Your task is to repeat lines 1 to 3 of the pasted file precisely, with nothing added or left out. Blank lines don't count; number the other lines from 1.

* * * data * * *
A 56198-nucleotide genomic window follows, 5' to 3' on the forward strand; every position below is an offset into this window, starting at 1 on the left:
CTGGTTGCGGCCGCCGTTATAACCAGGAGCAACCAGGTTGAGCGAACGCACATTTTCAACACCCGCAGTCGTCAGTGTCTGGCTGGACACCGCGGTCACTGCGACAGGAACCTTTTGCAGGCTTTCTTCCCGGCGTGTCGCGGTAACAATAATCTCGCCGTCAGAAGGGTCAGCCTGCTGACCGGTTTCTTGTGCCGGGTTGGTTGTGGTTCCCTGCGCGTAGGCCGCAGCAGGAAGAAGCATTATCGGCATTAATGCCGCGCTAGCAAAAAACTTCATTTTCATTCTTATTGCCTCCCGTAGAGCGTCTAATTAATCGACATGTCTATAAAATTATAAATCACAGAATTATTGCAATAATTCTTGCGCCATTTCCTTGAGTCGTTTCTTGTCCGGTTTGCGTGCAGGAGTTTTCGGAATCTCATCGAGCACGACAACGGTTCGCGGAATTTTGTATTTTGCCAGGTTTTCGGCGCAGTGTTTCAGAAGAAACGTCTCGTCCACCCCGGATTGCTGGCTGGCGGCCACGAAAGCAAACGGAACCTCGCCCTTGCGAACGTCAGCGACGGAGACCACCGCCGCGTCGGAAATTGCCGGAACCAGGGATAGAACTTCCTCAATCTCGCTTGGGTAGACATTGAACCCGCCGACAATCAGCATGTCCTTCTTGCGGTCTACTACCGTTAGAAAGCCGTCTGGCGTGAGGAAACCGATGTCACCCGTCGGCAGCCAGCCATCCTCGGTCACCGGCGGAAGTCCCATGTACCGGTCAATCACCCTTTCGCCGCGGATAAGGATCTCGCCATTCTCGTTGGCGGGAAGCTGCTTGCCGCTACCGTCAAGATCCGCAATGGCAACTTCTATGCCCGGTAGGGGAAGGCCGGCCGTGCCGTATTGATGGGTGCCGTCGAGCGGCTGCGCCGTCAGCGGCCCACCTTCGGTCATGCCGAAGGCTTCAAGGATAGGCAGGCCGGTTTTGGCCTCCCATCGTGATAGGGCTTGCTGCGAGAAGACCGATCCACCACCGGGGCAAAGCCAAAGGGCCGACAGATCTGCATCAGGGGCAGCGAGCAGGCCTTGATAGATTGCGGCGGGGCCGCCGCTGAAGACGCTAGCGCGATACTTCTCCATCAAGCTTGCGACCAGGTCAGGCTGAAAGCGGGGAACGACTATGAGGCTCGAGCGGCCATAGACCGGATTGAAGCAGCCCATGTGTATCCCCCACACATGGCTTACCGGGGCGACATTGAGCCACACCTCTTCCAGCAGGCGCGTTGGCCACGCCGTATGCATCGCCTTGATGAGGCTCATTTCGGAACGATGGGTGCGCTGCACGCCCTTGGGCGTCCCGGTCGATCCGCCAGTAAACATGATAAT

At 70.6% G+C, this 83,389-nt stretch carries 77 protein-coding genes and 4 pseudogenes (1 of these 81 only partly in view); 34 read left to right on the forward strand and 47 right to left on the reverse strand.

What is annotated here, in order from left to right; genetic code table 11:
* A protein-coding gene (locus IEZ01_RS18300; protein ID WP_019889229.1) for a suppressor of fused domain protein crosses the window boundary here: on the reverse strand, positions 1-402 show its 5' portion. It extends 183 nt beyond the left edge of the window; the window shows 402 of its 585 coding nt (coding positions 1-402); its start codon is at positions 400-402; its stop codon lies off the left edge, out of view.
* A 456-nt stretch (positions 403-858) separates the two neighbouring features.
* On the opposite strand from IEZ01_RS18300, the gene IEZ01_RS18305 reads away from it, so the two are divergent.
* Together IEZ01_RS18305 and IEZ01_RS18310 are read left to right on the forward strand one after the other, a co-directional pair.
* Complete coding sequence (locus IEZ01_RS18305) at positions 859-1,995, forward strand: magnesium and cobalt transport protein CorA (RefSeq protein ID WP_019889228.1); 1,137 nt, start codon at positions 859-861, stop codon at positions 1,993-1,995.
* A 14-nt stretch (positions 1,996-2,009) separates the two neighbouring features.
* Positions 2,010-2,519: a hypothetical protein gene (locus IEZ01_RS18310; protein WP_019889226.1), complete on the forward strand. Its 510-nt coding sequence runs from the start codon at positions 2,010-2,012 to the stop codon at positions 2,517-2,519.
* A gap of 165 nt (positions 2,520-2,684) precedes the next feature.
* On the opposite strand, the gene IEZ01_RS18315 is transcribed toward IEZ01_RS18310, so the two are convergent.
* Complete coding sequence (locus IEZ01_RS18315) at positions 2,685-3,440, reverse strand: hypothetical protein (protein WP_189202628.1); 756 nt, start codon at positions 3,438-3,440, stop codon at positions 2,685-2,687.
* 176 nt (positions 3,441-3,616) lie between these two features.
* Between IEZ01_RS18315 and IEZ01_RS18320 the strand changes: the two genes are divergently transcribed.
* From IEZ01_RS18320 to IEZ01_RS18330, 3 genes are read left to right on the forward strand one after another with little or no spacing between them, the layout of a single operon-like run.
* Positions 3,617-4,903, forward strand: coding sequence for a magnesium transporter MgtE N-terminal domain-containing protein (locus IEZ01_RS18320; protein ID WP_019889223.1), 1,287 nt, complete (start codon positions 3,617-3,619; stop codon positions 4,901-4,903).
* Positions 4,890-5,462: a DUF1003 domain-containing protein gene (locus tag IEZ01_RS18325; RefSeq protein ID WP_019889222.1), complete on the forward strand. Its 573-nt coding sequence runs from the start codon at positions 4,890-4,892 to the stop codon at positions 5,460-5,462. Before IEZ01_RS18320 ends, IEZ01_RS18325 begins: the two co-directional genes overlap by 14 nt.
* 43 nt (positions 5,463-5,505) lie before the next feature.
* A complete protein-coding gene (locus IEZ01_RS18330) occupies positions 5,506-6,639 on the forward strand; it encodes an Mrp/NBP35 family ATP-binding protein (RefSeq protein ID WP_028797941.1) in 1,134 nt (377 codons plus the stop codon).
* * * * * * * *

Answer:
A 56198-nucleotide genomic window follows, 5' to 3' on the forward strand; every position below is an offset into this window, starting at 1 on the left:
CTGGTTGCGGCCGCCGTTATAACCAGGAGCAACCAGGTTGAGCGAACGCACATTTTCAACACCCGCAGTCGTCAGTGTCTGGCTGGACACCGCGGTCACTGCGACAGGAACCTTTTGCAGGCTTTCTTCCCGGCGTGTCGCGGTAACAATAATCTCGCCGTCAGAAGGGTCAGCCTGCTGACCGGTTTCTTGTGCCGGGTTGGTTGTGGTTCCCTGCGCGTAGGCCGCAGCAGGAAGAAGCATTATCGGCATTAATGCCGCGCTAGCAAAAAACTTCATTTTCATTCTTATTGCCTCCCGTAGAGCGTCTAATTAATCGACATGTCTATAAAATTATAAATCACAGAATTATTGCAATAATTCTTGCGCCATTTCCTTGAGTCGTTTCTTGTCCGGTTTGCGTGCAGGAGTTTTCGGAATCTCATCGAGCACGACAACGGTTCGCGGAATTTTGTATTTTGCCAGGTTTTCGGCGCAGTGTTTCAGAAGAAACGTCTCGTCCACCCCGGATTGCTGGCTGGCGGCCACGAAAGCAAACGGAACCTCGCCCTTGCGAACGTCAGCGACGGAGACCACCGCCGCGTCGGAAATTGCCGGAACCAGGGATAGAACTTCCTCAATCTCGCTTGGGTAGACATTGAACCCGCCGACAATCAGCATGTCCTTCTTGCGGTCTACTACCGTTAGAAAGCCGTCTGGCGTGAGGAAACCGATGTCACCCGTCGGCAGCCAGCCATCCTCGGTCACCGGCGGAAGTCCCATGTACCGGTCAATCACCCTTTCGCCGCGGATAAGGATCTCGCCATTCTCGTTGGCGGGAAGCTGCTTGCCGCTACCGTCAAGATCCGCAATGGCAACTTCTATGCCCGGTAGGGGAAGGCCGGCCGTGCCGTATTGATGGGTGCCGTCGAGCGGCTGCGCCGTCAGCGGCCCACCTTCGGTCATGCCGAAGGCTTCAAGGATAGGCAGGCCGGTTTTGGCCTCCCATCGTGATAGGGCTTGCTGCGAGAAGACCGATCCACCACCGGGGCAAAGCCAAAGGGCCGACAGATCTGCATCAGGGGCAGCGAGCAGGCCTTGATAGATTGCGGCGGGGCCGCCGCTGAAGACGCTAGCGCGATACTTCTCCATCAAGCTTGCGACCAGGTCAGGCTGAAAGCGGGGAACGACTATGAGGCTCGAGCGGCCATAGACCGGATTGAAGCAGCCCATGTGTATCCCCCACACATGGCTTACCGGGGCGACATTGAGCCACACCTCTTCCAGCAGGCGCGTTGGCCACGCCGTATGCATCGCCTTGATGAGGCTCATTTCGGAACGATGGGTGCGCTGCACGCCCTTGGGCGTCCCGGTCGATCCGCCAGTAAACATGATAAT

At 70.6% G+C, this 83,389-nt stretch carries 77 protein-coding genes and 4 pseudogenes (1 of these 81 only partly in view); 34 read left to right on the forward strand and 47 right to left on the reverse strand.